Courts Appellate Fifth Circuit Fannie Mae Freddie Mac GSE FHFA Single-Director Structure HERA U.S. Supreme Court

  • FHFA finalizes enterprise regulatory capital framework

    Agency Rule-Making & Guidance

    On February 25, FHFA announced a final rule, which amends the Enterprise Regulatory Capital Framework (ERCF) by refining the prescribed leverage buffer amount (leverage buffer) and risk-based capital treatment of retained credit risk transfer (CRT) exposures for Fannie Mae and Freddie Mac (collectively, GSEs). Among other things, the final rule: (i) replaces the fixed leverage buffer equal to 1.5 percent of a GSE's adjusted total assets with a dynamic leverage buffer equal to 50 percent of the GSE's stability capital buffer; (ii) replaces the prudential floor of 10 percent on the risk weight assigned to any retained CRT exposure with a prudential floor of 5 percent on the risk weight assigned to any retained CRT exposure; and (iii) removes the requirement that a GSE must apply an overall effectiveness adjustment to its retained CRT exposures in accordance with the ERCF’s securitization framework. Additionally, the final rule implements technical corrections to provisions of the ERCF that were published in December 2020. (Covered by InfoBytes here.) The ERCF amendments and technical corrections will be effective 60 days after publication in the Federal Register.

    Agency Rule-Making & Guidance Federal Issues GSE FHFA Fannie Mae Freddie Mac Federal Register

  • FHFA re-proposes GSE seller/servicer eligibility requirements

    Federal Issues

    On February 24, FHFA re-proposed updated eligibility standards that Fannie Mae and Freddie Mac (collectively, GSEs) mortgage sellers and servicers would have to meet. The updated proposed requirements are designed to provide transparency and consistency of capital and liquidity requirements for sellers and servicers with different business models, and would differentiate between the servicing of Ginnie Mae mortgages and GSE mortgages. FHFA noted that the updated proposed requirements, which reflect coordination with other federal agencies, also incorporate feedback from a January 2020 proposal (covered by InfoBytes here), as well as lessons learned from the Covid-19 pandemic.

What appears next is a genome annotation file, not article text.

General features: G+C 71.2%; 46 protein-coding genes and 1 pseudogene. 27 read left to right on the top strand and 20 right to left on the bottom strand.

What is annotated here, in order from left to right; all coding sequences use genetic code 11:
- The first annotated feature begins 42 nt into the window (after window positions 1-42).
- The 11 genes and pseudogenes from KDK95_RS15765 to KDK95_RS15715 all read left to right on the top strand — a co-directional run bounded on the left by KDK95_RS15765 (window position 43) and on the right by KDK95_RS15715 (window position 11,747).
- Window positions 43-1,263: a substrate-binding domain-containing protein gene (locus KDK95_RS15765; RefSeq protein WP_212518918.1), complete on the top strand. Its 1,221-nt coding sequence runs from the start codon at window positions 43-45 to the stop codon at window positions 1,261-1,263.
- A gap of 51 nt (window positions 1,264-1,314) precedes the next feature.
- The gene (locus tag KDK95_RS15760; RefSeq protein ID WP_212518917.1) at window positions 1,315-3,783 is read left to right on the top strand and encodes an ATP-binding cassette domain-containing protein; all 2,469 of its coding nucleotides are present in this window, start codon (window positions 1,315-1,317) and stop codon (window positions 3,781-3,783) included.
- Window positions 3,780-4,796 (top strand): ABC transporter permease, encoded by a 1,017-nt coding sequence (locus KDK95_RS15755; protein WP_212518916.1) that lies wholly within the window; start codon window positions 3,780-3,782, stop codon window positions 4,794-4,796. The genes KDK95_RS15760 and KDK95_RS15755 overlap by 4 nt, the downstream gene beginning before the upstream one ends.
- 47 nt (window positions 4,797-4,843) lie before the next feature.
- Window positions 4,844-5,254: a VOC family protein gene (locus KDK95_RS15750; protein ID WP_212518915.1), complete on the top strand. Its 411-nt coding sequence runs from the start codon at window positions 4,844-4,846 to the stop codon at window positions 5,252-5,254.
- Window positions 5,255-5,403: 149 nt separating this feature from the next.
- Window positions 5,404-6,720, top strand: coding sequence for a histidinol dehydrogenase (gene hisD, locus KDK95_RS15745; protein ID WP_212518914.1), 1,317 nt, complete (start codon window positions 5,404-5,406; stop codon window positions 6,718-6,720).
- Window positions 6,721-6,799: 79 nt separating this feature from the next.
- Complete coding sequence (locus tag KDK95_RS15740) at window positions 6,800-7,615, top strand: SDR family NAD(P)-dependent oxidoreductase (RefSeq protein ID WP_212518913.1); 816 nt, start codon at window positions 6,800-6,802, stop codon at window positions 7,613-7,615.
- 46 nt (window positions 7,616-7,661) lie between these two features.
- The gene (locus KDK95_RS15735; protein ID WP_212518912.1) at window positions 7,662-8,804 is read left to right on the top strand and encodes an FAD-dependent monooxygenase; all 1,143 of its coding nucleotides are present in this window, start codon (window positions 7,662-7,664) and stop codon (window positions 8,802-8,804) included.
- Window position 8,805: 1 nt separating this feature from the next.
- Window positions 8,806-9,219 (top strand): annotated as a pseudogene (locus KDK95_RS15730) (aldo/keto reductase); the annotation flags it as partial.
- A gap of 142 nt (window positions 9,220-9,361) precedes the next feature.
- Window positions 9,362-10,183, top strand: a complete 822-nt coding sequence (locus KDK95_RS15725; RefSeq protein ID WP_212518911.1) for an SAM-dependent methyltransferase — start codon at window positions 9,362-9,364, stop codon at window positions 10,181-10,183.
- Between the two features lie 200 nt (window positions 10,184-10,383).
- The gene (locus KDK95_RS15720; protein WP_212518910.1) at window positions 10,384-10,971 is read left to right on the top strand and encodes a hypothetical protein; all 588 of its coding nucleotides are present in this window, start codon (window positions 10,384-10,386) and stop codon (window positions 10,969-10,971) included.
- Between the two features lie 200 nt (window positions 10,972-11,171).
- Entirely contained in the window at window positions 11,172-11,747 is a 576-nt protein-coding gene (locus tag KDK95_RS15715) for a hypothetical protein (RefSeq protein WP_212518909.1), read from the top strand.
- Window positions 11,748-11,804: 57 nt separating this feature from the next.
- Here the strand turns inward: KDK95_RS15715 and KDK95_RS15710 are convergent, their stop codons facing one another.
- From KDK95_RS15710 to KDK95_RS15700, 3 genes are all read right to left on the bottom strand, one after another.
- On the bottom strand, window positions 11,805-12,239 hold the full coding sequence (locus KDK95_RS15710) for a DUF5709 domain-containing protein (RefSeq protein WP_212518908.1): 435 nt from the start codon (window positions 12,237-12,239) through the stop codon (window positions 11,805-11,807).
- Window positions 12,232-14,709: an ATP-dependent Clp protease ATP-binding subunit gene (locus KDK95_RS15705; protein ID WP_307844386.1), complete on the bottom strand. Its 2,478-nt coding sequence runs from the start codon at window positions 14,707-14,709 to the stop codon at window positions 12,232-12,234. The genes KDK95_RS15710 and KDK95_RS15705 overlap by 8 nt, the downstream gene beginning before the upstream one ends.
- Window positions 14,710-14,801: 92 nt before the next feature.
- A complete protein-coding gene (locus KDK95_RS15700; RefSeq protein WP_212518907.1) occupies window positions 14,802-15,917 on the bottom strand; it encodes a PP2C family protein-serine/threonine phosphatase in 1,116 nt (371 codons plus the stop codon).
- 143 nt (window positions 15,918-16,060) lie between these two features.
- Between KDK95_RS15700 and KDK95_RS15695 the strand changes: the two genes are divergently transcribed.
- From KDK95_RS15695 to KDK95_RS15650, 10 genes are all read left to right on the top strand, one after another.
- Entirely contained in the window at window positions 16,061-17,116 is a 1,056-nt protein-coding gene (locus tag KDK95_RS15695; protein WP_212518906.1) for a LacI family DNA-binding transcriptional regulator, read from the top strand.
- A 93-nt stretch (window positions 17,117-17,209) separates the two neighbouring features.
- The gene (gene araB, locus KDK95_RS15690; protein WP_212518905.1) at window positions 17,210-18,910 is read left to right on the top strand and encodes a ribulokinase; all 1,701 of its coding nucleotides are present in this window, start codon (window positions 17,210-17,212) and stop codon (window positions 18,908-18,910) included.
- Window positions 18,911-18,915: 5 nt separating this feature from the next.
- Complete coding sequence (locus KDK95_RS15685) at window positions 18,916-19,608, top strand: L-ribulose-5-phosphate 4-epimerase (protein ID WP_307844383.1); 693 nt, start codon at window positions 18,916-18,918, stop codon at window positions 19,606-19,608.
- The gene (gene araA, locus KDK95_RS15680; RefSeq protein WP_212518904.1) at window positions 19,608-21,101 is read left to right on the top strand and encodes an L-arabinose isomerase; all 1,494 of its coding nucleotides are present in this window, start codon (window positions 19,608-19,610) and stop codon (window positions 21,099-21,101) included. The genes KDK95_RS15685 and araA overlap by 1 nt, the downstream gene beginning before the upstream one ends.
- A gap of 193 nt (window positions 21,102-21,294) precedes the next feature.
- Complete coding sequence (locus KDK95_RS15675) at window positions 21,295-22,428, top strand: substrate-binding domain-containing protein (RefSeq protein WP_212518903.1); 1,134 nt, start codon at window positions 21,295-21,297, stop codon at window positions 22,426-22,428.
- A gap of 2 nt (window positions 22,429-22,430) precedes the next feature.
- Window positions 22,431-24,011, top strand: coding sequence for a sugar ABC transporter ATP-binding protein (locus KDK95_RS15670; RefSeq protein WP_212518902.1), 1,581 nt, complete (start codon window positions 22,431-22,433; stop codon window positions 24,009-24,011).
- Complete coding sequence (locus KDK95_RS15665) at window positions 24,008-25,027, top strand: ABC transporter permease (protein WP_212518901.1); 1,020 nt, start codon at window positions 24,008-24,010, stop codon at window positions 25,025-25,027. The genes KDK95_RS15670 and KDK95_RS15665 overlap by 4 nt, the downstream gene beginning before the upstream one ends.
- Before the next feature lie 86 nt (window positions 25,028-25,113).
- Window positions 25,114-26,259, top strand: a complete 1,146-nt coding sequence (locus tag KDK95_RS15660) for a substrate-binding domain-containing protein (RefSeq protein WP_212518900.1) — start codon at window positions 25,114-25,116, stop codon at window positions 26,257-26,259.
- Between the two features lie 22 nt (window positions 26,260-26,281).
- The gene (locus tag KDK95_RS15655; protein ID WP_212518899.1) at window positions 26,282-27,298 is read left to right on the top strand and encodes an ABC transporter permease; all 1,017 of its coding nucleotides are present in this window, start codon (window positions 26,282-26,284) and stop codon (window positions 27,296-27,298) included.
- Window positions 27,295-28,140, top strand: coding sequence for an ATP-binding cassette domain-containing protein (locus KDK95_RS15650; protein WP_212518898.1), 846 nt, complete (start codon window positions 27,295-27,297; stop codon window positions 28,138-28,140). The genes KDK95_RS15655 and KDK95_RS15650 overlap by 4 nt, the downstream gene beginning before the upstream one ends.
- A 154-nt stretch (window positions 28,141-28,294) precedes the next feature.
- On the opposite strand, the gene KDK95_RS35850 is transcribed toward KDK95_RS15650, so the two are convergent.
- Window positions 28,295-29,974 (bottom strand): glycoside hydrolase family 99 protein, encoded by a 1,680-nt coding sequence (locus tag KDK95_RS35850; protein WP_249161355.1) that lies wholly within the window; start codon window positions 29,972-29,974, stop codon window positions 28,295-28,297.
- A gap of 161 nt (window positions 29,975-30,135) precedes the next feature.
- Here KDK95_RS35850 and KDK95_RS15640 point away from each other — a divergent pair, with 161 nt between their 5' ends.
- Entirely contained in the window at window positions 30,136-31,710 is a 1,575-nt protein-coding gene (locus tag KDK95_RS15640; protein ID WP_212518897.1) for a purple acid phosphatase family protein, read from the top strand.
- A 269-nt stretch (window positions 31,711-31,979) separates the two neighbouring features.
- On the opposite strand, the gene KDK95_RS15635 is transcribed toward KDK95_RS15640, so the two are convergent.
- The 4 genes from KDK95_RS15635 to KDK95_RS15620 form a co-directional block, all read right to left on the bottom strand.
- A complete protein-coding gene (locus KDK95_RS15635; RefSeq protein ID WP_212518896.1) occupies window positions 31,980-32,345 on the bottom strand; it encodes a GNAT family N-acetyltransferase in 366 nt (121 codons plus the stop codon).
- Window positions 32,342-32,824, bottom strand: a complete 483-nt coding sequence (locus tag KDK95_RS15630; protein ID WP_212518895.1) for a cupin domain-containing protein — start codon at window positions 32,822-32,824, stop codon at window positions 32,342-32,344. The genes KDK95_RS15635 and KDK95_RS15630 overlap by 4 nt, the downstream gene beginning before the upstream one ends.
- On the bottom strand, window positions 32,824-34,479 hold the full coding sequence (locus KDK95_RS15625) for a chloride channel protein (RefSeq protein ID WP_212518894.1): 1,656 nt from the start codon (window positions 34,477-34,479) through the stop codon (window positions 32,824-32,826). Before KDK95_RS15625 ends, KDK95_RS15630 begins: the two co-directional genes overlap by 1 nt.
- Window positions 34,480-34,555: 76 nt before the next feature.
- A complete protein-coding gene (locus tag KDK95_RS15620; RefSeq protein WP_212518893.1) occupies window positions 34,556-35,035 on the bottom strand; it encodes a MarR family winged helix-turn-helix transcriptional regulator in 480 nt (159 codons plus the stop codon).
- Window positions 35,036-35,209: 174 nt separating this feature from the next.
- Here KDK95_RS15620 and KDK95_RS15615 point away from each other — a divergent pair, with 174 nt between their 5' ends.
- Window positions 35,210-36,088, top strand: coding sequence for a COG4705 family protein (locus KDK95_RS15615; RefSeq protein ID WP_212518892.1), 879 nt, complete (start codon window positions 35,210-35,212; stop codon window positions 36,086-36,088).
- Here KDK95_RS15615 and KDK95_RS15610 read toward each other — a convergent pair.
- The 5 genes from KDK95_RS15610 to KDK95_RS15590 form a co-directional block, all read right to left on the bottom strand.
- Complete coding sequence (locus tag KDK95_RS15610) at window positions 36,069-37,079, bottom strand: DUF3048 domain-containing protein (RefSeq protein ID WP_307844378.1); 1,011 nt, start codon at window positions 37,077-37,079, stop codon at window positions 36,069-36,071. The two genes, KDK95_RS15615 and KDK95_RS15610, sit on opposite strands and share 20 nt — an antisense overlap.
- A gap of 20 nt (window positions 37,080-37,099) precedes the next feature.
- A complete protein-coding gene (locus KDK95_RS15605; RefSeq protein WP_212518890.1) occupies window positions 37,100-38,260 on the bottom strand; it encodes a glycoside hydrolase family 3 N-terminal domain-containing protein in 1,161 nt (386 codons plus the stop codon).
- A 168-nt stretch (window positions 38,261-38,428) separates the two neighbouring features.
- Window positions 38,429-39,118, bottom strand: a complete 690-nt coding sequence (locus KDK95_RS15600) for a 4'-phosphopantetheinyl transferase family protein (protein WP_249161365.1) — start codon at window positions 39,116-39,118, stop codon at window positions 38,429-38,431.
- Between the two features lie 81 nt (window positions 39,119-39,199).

Under the updated proposed requirements, all GSE sellers and servicers (both depositories and non-depositories) would be required to maintain a tangible net worth requirement of $2.5 million, plus 35 basis points of the unpaid principal balance for Ginnie Mae servicing and 25 basis points of the unpaid principal balance for all other 1-to-4 unit residential loans serviced, including GSE loans. Current GSE sellers and servicers, as well as new applicants, will be required to comply with the updated proposed requirements by December 31, 2022, minus the exception that Capital and Liquidity Plan requirements must be submitted to the GSEs by December 31, 2023, and are due annually by the end of each year thereafter. Comments on the proposed changes are due in 60 days. FHFA stated it anticipates finalizing the updated proposed requirements in the second quarter of 2022, with most requirements taking effect six months after finalization.

    Federal Issues FHFA Mortgages Fannie Mae Freddie Mac GSE Ginnie Mae Covid-19 Mortgage Servicing

  • FHFA releases AI/ML risk management guidance for GSEs

    Federal Issues